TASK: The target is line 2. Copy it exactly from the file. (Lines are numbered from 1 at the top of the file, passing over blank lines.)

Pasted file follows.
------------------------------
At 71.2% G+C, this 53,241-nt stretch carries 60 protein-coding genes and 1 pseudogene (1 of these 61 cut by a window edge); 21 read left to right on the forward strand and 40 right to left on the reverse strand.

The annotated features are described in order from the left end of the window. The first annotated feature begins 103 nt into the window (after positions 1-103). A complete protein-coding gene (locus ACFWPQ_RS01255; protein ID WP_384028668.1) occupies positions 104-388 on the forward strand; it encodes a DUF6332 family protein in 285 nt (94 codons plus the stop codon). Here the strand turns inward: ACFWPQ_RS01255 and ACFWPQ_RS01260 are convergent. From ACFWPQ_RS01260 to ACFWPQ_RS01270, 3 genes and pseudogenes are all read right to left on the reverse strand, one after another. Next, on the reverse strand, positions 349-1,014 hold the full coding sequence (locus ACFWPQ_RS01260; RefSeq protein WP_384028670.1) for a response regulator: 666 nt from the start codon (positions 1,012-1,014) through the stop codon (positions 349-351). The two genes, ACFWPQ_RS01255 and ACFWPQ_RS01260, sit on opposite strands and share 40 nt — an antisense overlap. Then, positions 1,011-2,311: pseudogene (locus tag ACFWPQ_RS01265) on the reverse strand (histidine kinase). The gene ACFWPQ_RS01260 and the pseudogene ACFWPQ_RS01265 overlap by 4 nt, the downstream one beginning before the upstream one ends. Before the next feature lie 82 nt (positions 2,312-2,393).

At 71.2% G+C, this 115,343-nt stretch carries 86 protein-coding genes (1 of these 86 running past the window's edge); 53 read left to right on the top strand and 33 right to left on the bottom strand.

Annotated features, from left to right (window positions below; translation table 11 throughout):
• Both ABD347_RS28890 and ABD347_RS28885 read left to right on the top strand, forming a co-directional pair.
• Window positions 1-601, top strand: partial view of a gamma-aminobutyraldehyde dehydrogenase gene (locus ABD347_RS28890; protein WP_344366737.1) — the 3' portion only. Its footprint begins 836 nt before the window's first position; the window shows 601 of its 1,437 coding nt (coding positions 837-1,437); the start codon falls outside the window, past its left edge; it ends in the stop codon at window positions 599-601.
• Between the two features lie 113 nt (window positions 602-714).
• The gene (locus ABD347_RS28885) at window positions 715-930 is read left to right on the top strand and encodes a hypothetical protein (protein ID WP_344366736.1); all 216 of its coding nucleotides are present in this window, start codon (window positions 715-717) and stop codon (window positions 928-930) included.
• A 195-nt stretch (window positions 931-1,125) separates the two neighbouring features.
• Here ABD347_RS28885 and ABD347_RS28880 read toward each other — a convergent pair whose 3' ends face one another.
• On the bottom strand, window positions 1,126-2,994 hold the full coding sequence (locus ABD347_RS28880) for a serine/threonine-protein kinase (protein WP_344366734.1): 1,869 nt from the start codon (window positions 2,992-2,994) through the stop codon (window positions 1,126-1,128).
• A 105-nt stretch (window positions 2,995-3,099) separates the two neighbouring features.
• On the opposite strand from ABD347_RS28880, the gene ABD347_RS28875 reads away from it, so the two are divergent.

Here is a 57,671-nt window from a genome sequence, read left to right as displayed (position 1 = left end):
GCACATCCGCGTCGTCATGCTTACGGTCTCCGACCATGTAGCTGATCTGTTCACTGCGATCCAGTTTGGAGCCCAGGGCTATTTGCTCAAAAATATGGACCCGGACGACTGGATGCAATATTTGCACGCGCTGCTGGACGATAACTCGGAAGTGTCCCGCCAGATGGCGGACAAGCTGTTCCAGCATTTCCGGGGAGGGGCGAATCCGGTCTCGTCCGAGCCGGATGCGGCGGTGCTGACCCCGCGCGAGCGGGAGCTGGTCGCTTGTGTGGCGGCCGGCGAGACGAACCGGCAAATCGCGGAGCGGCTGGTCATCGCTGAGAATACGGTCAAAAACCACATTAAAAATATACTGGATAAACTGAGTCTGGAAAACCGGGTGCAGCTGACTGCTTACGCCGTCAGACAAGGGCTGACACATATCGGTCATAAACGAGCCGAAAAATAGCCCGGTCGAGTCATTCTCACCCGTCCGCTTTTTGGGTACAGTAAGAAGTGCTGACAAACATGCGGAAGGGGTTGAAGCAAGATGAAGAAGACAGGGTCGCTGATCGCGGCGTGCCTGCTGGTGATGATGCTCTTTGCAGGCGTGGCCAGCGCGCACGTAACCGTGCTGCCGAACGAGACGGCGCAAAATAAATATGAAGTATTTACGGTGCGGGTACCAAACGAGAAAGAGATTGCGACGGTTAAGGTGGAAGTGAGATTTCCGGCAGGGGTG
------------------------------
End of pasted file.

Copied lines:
The annotated features are described in order from the left end of the window. The first annotated feature begins 103 nt into the window (after positions 1-103). A complete protein-coding gene (locus ACFWPQ_RS01255; protein ID WP_384028668.1) occupies positions 104-388 on the forward strand; it encodes a DUF6332 family protein in 285 nt (94 codons plus the stop codon). Here the strand turns inward: ACFWPQ_RS01255 and ACFWPQ_RS01260 are convergent. From ACFWPQ_RS01260 to ACFWPQ_RS01270, 3 genes and pseudogenes are all read right to left on the reverse strand, one after another. Next, on the reverse strand, positions 349-1,014 hold the full coding sequence (locus ACFWPQ_RS01260; RefSeq protein WP_384028670.1) for a response regulator: 666 nt from the start codon (positions 1,012-1,014) through the stop codon (positions 349-351). The two genes, ACFWPQ_RS01255 and ACFWPQ_RS01260, sit on opposite strands and share 40 nt — an antisense overlap. Then, positions 1,011-2,311: pseudogene (locus tag ACFWPQ_RS01265) on the reverse strand (histidine kinase). The gene ACFWPQ_RS01260 and the pseudogene ACFWPQ_RS01265 overlap by 4 nt, the downstream one beginning before the upstream one ends. Before the next feature lie 82 nt (positions 2,312-2,393).